(ii) in or in relation to the manufacture of dutiable final products, excluding exempted goods, and their clearance upto the place of removal;

(iii) for the provision of exempted services; and

(iv) for the provision of output services excluding exempted services,

and shall take CENVAT credit only on inputs under sub-clauses (ii) and (iv) of clause (a) and input services under sub-clauses (ii) and (iv) of clause (b).]

[(3) Notwithstanding anything contained in sub-rules (1) and (2), the manufacturer of goods or the provider of output service, opting not to maintain separate accounts, shall follow [any one] of the following options, as applicable to him, namely:-

[(i) pay an amount equal to five per cent of value of the exempted goods and exempted services; or

(ii) pay an amount as determined under sub-rule (3A); or

(iii) maintain separate accounts for the receipt, consumption and inventory of inputs as provided for in clause (a) of sub-rule (2), take CENVAT credit only on inputs under subclauses (ii) and (iv) of said clause (a) and pay an amount as determined under sub-rule (3A) in respect of input services. The provisions of sub-clauses (i) and (ii) of clause (b) and subclauses (i) and (ii) of clause (c) of sub-rule (3A) shall not apply for such payment:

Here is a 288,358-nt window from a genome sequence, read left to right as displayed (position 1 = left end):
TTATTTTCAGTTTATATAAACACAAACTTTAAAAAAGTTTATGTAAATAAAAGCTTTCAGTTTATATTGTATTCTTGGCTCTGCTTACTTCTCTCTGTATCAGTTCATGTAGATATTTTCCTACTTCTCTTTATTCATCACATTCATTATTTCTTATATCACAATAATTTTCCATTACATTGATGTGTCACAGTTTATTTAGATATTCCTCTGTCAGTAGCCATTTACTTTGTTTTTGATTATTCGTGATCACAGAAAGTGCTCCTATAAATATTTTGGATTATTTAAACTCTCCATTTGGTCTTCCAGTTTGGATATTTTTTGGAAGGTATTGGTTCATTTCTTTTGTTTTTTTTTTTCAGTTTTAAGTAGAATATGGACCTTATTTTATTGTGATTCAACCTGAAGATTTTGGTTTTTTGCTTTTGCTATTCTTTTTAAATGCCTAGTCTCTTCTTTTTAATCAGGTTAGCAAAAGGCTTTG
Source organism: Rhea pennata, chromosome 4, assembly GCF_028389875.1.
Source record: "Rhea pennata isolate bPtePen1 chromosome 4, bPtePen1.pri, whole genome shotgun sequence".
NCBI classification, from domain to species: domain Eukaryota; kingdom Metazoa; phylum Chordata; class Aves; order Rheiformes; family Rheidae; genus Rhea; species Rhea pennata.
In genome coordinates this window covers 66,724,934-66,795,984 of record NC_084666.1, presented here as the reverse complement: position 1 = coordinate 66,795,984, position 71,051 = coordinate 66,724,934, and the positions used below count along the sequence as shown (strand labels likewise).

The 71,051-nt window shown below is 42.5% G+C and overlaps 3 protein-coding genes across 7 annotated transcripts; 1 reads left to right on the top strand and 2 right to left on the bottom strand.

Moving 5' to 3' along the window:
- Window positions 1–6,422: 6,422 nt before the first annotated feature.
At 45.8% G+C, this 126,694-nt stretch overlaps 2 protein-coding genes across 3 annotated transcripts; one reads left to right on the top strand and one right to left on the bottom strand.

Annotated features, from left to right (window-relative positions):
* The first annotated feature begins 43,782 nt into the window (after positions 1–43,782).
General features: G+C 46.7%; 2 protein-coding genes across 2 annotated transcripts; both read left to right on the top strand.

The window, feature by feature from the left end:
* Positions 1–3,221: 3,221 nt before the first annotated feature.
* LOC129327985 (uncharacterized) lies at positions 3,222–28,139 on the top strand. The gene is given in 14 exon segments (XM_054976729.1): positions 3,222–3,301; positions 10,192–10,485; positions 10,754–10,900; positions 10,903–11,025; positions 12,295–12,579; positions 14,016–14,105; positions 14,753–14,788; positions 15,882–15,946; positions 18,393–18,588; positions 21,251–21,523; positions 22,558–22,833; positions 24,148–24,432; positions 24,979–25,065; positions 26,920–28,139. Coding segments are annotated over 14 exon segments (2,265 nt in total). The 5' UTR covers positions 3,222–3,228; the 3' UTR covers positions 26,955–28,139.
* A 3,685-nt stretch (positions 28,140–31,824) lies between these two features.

Provided that if any duty of excise is paid on the exempted goods, the same shall be reduced from the amount payable under clause (i):

Provided further that if any part of the value of a taxable service has been exempted on the condition that no CENVAT credit of inputs and input services, used for providing such taxable service, shall be taken then the amount specified in clause (i) shall be [six percent.] of the value so exempted]

[Provided also that in case of transportation of goods or passengers by rail the amount required to be paid under clause (i) shall be an amount equal to 2 per cent. of value of the exempted services.]

Explanation I .- If the manufacturer of goods or the provider of output service, avails any of the option under this sub-rule, he shall exercise such option for all exempted goods manufactured by him or, as the case may be, all exempted services provided by him, and such option shall not be withdrawn during the remaining part of the financial year.

Ld. Adjudicating Authority demanded 5% of the total sale of the trading turnover of goods on the ground that option provided under Rule 6 (3) (i) is applicable on the ground that claim of the appellant on the option provided under Rule 6(3)(ii) is not available for the reason that appellant has not complied with condition provided under sub Rule (3A) of Rule 6 which provides that manufacturers of the goods shall follow certain procedure and conditions as provided under Sub Rule (3A)(a) (i) to (iv) inasmuch as the appellant have not given said information in writing to the Jurisdictional Superintendent of Central Excise. Secondly the appellant, as provided under Clause (b) of sub rule (3A) have not paid the amount of Cenvat on monthly basis and paid after almost 11 months.

5.1 We have observed that in Rule 6(3) prevalent at the relevant time, two options have been provided:-

(i) Payment of 5% on value of exempted services.

(ii) Payment of an amount equal to the Cenvat Credit amount attributed to input services used in or in relation to manufacture of exempted goods or provision of exempted services as provided under sub rule (3A) (b).